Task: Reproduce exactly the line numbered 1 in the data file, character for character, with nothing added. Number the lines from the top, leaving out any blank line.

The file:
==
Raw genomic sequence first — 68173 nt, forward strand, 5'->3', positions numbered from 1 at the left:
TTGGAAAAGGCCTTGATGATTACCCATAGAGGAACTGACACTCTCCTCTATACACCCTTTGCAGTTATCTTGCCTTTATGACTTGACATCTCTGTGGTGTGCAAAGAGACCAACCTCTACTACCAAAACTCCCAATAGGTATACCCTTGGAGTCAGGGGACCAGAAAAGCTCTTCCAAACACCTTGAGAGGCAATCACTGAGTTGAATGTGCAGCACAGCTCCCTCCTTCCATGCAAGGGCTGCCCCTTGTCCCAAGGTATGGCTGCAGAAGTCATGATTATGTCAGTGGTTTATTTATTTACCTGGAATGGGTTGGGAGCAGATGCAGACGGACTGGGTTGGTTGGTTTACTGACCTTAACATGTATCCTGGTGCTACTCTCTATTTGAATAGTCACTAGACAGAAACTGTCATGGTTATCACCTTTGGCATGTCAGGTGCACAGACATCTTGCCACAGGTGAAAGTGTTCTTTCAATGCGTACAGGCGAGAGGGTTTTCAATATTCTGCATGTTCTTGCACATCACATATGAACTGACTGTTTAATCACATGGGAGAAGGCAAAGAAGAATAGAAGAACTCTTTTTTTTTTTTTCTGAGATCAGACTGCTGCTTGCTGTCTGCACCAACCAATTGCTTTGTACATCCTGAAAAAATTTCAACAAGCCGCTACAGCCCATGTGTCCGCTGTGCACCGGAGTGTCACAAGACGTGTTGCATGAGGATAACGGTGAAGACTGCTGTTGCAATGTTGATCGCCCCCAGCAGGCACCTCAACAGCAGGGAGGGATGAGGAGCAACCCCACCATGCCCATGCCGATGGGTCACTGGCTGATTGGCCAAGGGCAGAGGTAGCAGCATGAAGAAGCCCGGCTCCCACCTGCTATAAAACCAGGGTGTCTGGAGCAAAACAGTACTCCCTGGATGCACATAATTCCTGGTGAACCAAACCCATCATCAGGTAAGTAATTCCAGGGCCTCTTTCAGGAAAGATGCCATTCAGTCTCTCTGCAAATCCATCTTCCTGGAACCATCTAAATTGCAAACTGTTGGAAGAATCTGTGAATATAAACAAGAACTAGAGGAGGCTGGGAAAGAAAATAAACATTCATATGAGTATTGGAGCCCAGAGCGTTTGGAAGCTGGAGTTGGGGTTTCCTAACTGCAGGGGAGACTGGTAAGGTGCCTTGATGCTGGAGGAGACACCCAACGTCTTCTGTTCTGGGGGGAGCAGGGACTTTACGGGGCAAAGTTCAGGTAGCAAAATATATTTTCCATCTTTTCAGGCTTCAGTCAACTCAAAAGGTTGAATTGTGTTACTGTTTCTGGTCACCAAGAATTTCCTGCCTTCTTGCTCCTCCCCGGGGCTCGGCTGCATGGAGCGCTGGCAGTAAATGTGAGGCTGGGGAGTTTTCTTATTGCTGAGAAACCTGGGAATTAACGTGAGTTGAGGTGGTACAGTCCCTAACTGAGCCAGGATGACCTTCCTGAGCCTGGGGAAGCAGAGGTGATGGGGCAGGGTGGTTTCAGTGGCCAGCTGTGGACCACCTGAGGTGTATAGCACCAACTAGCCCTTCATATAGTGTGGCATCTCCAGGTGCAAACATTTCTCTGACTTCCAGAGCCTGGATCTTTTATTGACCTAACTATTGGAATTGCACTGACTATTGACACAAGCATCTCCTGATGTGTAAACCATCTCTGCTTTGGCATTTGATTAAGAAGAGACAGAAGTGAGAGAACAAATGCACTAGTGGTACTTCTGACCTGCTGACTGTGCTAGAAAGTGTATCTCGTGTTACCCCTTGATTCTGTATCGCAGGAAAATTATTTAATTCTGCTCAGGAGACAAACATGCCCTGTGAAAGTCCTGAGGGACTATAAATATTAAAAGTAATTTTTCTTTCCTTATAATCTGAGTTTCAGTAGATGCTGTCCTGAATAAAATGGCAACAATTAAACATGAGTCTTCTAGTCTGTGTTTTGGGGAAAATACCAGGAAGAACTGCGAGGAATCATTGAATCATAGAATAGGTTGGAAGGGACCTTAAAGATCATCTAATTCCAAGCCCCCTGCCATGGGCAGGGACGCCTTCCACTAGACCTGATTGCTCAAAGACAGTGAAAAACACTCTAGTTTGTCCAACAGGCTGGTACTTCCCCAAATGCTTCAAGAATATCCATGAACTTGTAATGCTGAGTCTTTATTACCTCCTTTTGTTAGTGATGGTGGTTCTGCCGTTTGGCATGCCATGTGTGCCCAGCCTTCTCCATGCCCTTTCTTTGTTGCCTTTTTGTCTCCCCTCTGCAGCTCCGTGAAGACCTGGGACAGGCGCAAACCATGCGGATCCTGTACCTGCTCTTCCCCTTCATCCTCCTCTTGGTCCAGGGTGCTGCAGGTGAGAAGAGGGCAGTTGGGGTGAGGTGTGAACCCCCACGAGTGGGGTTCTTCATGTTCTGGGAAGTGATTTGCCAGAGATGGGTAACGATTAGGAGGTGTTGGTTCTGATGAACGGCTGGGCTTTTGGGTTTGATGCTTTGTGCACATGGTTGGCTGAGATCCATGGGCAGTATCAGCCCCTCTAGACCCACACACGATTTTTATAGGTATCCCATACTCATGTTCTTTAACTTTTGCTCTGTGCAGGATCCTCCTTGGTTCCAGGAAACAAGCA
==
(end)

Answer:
Raw genomic sequence first — 68173 nt, forward strand, 5'->3', positions numbered from 1 at the left: